SITA’s vice president for border management, Jeremy Springall, explains how technology will play a key role in aviation’s recovery from COVID-19 by helping protect ‘travel bubbles’ from popping.
In 2020, new vocabulary has seeped into the global consciousness. From ‘new normal’ to the more practical, yet equally disliked, ‘social distancing’, the additions to this year’s dictionary paint a bleak, dystopian picture.
But in recent months, fresh terms are being met with interest from wanderlust-stricken travellers and cautious optimism from governments and businesses hoping to rebound from the economic damage of COVID-19.
‘Travel bubbles’, ‘travel corridors’ and ‘air bridges’ are terms to describe formal agreements between governments allowing travellers to bypass strict quarantine measures based on the countries they travel between.
It’s a simple but elegant idea to help combat the likelihood of COVID-19 resurgence, in particular second waves sparked by passengers arriving from high-risk regions.
In light of this, the air travel industry must focus on transforming the passenger experience to increase traveller safety while balancing economic pressures from slow customer demand.
And the technology to achieve this is already available. For example, solutions that allow passengers to use their mobile device as a remote control for touchpoints such as self-bag drop and check-in kiosks, removing the need to touch any airport equipment.
A good illustration of this is at San Francisco International Airport, where SITA Flex enables a full mobile and touchless passenger journey. This means travellers can print bag tags from their mobile phone on self-service bag points.
SITA and Beijing Capital International Airport (BCIA) also recently unveiled a new extensive biometric deployment of SITA Smart Path, featuring a completely contactless experience for passengers travelling through the airport.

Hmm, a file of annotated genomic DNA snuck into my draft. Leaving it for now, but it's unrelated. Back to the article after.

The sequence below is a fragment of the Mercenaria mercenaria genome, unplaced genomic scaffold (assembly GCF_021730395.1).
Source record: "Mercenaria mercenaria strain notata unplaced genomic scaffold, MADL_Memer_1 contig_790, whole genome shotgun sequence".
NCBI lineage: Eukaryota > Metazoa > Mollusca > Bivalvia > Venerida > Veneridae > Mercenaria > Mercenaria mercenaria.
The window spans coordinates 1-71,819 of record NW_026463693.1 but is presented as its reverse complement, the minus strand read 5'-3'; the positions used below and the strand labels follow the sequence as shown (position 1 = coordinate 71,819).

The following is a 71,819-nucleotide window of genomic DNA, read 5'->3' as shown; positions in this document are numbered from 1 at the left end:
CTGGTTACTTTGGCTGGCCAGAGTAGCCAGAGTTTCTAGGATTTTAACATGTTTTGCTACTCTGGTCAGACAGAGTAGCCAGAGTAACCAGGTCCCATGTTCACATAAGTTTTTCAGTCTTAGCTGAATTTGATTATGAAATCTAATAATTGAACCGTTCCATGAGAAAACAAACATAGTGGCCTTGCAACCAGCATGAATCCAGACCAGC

As promising as this sounds, the practicality of protecting these bubbles is fraught with technical, operational, and governmental challenges.
Safer and restricted zones
Borders across the world are once again being opened for tourists, and the list of countries that are getting back into the travel pool is growing each week. The latest additions to this group include South Africa, Bosnia and Herzegovina, and Kosovo.
With that said, not all the countries on the list have been removed from other regions’ red lists – South Africa being one example.
As countries begin to ease air travel restrictions, they will be very mindful of preventing a resurgence of cases. Governments will therefore want to take a controlled manner to open up their borders and might take different approaches based on the risk profile for each travel corridor destination.
Where the virus risk is low, we’re beginning to see specific regions wishing to allow movement within safer zones first, for example the trans-Tasman bubble between Australia and New Zealand which is being discussed.
This will enable open travel between countries within the zone, although might still be subject to additional health checks and close monitoring to avoid the risk of outbreaks.
There are also countries deemed higher risk, where travel corridors might be restricted to certain categories of traveller or under strict conditions. For example, the Singapore-China ‘fast lane’ corridor. These restricted travel corridors will allow some movement for critical travel, including sponsored business travel.
Both models require an information-driven approach based on real-time data and they need to be responsive to handle rapidly changing situations.
Many governments take a layered approach to border management, starting well in advance of travel. If they can identify high risk passengers and limit their travel, this will support airports and airlines relaxing some of the measures for lower risk passengers at the airport.
There are four primary steps in this layered approach. The first is the visa or travel authorisation process, where passengers apply for entry into a country. We can see that this requirement might increase due to the pandemic and that health information, or a health declaration, will be incorporated into these checks up to the point of departure. Travellers will be asked to confirm where they will be staying during the visit, and their travel within country might be restricted to minimise any risk of movement into higher risk areas. This also supports the passenger by providing clarity and enabling them to plan their travel.